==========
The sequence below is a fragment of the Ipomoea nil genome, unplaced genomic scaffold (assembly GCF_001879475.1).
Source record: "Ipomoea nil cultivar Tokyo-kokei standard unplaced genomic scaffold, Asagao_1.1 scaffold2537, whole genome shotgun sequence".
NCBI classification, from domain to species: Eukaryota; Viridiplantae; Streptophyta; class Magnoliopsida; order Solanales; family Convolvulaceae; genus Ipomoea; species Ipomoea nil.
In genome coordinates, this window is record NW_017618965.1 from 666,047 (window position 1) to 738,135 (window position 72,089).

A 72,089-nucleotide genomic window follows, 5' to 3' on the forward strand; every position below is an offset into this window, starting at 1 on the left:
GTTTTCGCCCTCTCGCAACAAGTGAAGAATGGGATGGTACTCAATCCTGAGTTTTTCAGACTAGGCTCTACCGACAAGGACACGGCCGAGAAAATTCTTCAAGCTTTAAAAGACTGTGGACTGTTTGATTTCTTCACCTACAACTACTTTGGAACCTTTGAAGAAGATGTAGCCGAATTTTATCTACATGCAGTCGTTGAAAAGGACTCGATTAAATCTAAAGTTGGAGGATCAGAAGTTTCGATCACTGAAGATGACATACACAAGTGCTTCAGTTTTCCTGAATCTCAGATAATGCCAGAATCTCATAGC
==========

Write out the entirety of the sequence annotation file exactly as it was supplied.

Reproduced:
The sequence below is a fragment of the Ipomoea nil genome, unplaced genomic scaffold (assembly GCF_001879475.1).
Source record: "Ipomoea nil cultivar Tokyo-kokei standard unplaced genomic scaffold, Asagao_1.1 scaffold2537, whole genome shotgun sequence".
NCBI classification, from domain to species: Eukaryota; Viridiplantae; Streptophyta; class Magnoliopsida; order Solanales; family Convolvulaceae; genus Ipomoea; species Ipomoea nil.
In genome coordinates, this window is record NW_017618965.1 from 666,047 (window position 1) to 738,135 (window position 72,089).

A 72,089-nucleotide genomic window follows, 5' to 3' on the forward strand; every position below is an offset into this window, starting at 1 on the left:
GTTTTCGCCCTCTCGCAACAAGTGAAGAATGGGATGGTACTCAATCCTGAGTTTTTCAGACTAGGCTCTACCGACAAGGACACGGCCGAGAAAATTCTTCAAGCTTTAAAAGACTGTGGACTGTTTGATTTCTTCACCTACAACTACTTTGGAACCTTTGAAGAAGATGTAGCCGAATTTTATCTACATGCAGTCGTTGAAAAGGACTCGATTAAATCTAAAGTTGGAGGATCAGAAGTTTCGATCACTGAAGATGACATACACAAGTGCTTCAGTTTTCCTGAATCTCAGATAATGCCAGAATCTCATAGC